You see, proving that drug and alcohol intoxication had nothing to do with your injury can be hard. Not to mention that it can be terribly confusing for someone not familiar with the law. This is why you need an experienced workers’ compensation lawyer like Victor Malca. Your employer and insurance provider will try really hard to prove that your injury is caused by intoxication or drug abuse. An experienced workers’ compensation lawyer can help you prove otherwise and get the benefits you rightfully deserve.

VICTOR MALCA – Florida Workers Compensation & Social Security Disability Attorney

Victor Malca P.A. has over 27 years of litigation experience in Workers Compensation and Social Security Disability lawsuits. His experience and continued success when fighting for his clients puts him among the most trusted workers’ compensation attorney’s in Florida. He specializes in representing injured workers on compensation benefit cases and disabled individuals claiming lost social security disability benefits.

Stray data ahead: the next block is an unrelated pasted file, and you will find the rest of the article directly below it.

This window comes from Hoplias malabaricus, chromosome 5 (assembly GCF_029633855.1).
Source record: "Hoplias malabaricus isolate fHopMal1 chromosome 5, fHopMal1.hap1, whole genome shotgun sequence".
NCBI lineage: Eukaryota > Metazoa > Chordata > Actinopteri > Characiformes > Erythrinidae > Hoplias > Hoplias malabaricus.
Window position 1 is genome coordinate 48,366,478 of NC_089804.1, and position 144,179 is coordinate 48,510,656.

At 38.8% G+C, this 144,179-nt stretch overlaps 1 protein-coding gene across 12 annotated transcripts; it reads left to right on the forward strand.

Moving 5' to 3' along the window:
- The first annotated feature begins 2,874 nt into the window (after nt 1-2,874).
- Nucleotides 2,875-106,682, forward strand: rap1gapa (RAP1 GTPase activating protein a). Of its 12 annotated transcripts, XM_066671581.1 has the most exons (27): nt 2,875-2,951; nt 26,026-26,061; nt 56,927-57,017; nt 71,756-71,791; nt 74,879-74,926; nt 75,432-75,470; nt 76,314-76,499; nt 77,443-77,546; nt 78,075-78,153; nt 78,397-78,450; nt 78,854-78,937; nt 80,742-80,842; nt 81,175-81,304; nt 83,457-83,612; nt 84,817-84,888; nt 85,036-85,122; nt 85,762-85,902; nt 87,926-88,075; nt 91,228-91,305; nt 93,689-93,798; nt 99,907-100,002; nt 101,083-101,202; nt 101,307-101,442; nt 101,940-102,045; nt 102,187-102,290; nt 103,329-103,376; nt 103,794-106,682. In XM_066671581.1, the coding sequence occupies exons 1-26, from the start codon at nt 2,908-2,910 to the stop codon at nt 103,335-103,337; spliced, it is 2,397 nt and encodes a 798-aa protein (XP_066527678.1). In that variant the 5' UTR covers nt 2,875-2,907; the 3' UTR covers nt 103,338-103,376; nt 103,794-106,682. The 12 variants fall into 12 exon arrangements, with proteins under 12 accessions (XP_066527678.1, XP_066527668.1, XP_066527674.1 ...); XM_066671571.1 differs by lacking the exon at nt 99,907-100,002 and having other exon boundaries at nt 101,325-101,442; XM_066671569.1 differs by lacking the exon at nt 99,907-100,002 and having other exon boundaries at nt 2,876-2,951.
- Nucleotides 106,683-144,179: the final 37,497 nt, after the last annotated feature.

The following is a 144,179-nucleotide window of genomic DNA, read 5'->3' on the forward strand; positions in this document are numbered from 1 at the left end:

Book a free consultation today. Our unwavering advocacy for employee rights and privileges are recognized by our past clients across South Florida.

About The Author

Judy Ponio is a writer and editor for the Victor Malca Law P.A. website and blog. She enjoys helping people in need with questions about social security disability and workers compensation law. She has a passion for helping those in need and the elderly with accurate legal information that can make a positive difference in their lives.